Soil contamination is more common than you might think. It happens in agricultural areas, industrial sites, and even on residential lots. Removing the contaminants from the soil renders the site useable for other purposes.
When soil is contaminated, one option to correct the problem is in-situ soil remediation. In-situ simply means "in place." Actions are taken, on-site, to remedy the contamination and to render it harmless.
Here are four of the more common in-situ soil remediation options available:
This process involves mixing certain chemical oxidants with contaminated soil. The chemical oxidants begin to react with the contaminants in the soil, creating less harmful compounds in the process.
Fenton's reagent, a blend of iron agents (iron filings) and hydrogen peroxide are a common combination used in this kind of chemical oxidation process. The iron agents are injected into the soil, then the hydrogen peroxide is introduced into the same soil. The hydrogen peroxide is extremely effective in breaking down petroleum contaminants. However, its effects are amped up when mixed with the iron in Fenton's reagent.
Augmented microbial enhancement
This option introduces certain microbial organisms into the contaminated soil. These microbes have the ability to break down certain compounds or chemicals by natural digestive processes. This renders the contaminant neutral or less harmful.
One example of this process is the use of microbes to break down cadmium contaminants. Cadmium enters the soil through fertilizers, sewage sludge, and aerial disposition. To remove cadmium contamination, microbes are injected into the soil. In time, the microbes break the Cadmium down into less harmful components.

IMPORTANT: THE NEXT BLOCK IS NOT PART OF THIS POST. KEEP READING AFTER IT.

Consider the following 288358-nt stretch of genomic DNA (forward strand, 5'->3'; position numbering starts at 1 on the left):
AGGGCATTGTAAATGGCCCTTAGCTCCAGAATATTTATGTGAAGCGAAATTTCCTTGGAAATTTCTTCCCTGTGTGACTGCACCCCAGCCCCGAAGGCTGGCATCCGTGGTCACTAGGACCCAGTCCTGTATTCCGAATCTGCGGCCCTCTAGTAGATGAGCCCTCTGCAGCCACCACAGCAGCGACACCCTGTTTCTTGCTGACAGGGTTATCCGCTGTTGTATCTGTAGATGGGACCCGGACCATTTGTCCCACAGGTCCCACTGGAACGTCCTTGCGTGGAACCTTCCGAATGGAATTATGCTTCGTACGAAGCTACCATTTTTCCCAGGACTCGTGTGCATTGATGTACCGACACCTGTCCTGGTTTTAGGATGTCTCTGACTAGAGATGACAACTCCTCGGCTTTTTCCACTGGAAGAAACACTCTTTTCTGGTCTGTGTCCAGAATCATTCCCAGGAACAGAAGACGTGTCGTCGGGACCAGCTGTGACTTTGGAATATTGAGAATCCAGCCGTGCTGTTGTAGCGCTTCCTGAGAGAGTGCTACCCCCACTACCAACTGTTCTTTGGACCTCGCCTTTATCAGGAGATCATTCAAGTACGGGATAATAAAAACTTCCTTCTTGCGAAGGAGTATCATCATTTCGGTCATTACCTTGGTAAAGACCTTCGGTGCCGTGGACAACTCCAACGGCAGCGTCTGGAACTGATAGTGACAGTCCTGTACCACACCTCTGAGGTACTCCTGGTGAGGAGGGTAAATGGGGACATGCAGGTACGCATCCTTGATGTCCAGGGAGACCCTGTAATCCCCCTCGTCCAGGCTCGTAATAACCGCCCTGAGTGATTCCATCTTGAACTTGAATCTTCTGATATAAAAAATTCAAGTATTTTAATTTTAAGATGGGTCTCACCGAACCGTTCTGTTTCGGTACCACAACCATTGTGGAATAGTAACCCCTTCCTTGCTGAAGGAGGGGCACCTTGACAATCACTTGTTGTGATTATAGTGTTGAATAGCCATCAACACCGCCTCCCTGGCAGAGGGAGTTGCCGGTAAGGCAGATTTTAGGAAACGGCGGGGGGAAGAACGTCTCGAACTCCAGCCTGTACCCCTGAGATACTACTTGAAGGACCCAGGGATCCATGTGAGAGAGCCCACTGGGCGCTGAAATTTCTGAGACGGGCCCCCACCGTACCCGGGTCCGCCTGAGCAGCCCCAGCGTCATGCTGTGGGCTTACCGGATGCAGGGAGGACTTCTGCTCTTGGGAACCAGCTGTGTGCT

This option helps to remediate soil in circumstances where hydrocarbon contamination is present. Hydrocarbons are most often associated with petroleum product contamination like gas or oil. When the contaminants are buried deep, they remain intact. However, by getting oxygen to interact with the hydrocarbons, it can spur and speed up natural biodegradation of the contaminants.
This method can happen through a few methods. One is ground aeration where the soil is dug up and exposed to the open air. Another is to insert oxygen deep into the soil with bioventing.
This option can lower the concentration of contaminants in the soil. In some circumstances, the problem is the amount of contaminants in the ground is outside acceptable limits. By introducing uncontaminated soil and blending it with the contaminated ground, the concentration of contaminants is lowered to acceptable levels.
This is commonly used in areas where agricultural pesticides are the main contaminant. Testing shows how far down the contamination needs to be remediated and what the contamination concentrations are. This indicates how much uncontaminated soil must be introduced and how far down it must be blended.
Who Can Clean Up A Contaminated Site?
If you have a contaminated site, call the experts at Talon/LPE. Our experts can help you figure out a plan and get the remediation started.